Sep 26, 2023 - Politics & Policy

Senate unveils bipartisan bill to avert government shutdown

Senate Appropriations Committee Chair Patty Murray and Vice Chair Susan Collins. Photo: Jemal Countess/Getty Images for JDRF

The Democrat-led Senate on Tuesday rolled out bipartisan legislation keep the government funded until Nov. 17.

Why it matters: The legislation, called a continuing resolution or CR, would avert a government shutdown ahead of the Sept. 30 deadline to extend federal funding.

The details: The measure, released by Senate Appropriations Committee chair Patty Murray (D-Wash.) on Tuesday afternoon, would keep funding at 2023 levels and include about $6.2 billion in aid to Ukraine and $6 billion in disaster relief.

  • The Ukraine and disaster aid figures mean the battle over the Biden administration's much larger request for supplemental funding for those two purposes likely would be punted until November.
  • The bill also would extend the Federal Aviation Administration's authorization as well as food assistance programs that are set to expire Sept. 30.

What we're watching: The bill would set up a Thanksgiving deadline for Congress to pass annual spending bills.

What they're saying: Senate Minority Leader Mitch McConnell (R-Ky.) signaled support for the measure in a Tuesday floor speech ahead of its release.

  • "A government shutdown would be an unnecessary disruption of the important work on the Senate's agenda," he said. "So I would urge each of my colleagues to work this week to avoid one."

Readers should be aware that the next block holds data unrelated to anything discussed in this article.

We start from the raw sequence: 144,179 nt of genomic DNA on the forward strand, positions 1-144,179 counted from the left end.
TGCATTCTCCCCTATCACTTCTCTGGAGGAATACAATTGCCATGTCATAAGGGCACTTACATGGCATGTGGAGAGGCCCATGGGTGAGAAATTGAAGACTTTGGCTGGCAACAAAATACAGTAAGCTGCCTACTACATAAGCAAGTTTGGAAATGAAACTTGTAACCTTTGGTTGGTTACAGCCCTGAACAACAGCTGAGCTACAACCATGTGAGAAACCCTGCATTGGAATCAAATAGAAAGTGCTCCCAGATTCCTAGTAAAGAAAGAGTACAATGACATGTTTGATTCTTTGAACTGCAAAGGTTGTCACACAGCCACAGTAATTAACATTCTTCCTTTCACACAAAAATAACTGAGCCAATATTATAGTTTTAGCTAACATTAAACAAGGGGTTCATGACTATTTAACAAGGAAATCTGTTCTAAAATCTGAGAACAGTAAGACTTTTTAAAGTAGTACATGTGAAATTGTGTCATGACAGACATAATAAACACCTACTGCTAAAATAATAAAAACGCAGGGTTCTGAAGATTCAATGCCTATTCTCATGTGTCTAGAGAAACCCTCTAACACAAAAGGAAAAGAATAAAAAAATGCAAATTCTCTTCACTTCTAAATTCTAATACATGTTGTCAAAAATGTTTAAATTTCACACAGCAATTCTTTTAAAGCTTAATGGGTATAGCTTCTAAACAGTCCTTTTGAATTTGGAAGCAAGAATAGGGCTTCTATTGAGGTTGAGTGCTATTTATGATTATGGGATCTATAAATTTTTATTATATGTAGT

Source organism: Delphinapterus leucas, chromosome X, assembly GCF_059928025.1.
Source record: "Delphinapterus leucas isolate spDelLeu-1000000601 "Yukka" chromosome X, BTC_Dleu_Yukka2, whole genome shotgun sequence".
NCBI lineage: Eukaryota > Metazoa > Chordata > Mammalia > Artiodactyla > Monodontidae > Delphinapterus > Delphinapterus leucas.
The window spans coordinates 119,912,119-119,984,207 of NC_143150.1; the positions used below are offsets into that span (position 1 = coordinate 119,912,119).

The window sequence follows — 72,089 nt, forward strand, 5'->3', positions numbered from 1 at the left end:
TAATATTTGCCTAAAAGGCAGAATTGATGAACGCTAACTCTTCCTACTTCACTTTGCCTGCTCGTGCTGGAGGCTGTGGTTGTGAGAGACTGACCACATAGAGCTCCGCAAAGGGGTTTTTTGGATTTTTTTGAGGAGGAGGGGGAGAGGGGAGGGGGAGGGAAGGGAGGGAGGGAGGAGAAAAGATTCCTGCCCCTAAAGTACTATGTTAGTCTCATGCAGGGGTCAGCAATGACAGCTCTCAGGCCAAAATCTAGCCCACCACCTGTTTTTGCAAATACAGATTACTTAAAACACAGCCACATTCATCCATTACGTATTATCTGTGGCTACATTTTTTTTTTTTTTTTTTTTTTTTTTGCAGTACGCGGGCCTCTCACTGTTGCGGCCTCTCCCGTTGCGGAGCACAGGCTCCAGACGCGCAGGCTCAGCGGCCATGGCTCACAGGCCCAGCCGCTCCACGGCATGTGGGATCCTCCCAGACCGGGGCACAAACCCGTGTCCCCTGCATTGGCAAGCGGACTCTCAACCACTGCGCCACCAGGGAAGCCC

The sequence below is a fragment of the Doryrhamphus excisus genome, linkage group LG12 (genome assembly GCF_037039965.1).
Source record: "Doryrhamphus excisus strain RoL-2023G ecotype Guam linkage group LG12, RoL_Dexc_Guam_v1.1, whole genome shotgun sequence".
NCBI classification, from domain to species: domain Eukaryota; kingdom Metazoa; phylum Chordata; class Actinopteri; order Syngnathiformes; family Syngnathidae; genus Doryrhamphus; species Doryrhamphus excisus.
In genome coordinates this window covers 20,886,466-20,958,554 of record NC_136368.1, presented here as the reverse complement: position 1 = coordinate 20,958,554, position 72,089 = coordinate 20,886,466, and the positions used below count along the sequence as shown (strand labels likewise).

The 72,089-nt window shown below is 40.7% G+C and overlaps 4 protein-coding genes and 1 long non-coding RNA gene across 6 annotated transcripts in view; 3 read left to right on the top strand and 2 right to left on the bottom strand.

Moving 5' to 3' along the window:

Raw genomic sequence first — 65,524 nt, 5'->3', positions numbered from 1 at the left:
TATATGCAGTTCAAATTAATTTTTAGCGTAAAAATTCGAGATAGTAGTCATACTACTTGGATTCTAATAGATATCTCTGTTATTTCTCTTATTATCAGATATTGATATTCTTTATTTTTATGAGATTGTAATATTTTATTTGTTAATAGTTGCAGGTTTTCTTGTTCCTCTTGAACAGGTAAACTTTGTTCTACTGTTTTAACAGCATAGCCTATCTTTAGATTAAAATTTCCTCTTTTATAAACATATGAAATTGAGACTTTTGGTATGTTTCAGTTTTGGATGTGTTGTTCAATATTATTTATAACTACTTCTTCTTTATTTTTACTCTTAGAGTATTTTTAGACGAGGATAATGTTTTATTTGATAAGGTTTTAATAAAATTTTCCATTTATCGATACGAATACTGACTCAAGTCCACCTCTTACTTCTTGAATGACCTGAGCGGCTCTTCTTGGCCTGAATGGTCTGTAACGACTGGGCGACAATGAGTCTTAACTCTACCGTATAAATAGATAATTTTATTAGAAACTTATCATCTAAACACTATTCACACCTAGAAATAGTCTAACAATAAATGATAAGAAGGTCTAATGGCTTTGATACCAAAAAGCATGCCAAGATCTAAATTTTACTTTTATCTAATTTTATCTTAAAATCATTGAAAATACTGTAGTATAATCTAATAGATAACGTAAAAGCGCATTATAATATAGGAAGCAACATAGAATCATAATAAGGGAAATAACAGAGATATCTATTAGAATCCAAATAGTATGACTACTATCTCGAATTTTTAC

Yes, but: House Republicans have pushed for much lower funding levels, with some on the right firmly rejecting any additional aid to Ukraine.

  • House Speaker Kevin McCarthy (R-Calif.) said Tuesday he wants to meet with President Biden, signaling a sudden willingness to compromise on government spending even as right-wingers in his party threaten to replace him if he compromises on spending cuts they want.

What's next: Senate Majority Leader Chuck Schumer (D-N.Y.) said in a statement the Senate will take its first procedural vote on the measure later on Tuesday.

  • He thanked McConnell for working "in good faith to get us to this point," and said that once it's passed, the House "must swiftly take up the bill and send it to the president's desk to avoid a shutdown[.]"

Editor's note: This story has been corrected to say the continuing resolution includes $6.2 billion for Ukraine and $6 billion for disaster relief, not $4.5 billion and $3.7 billion, respectively.

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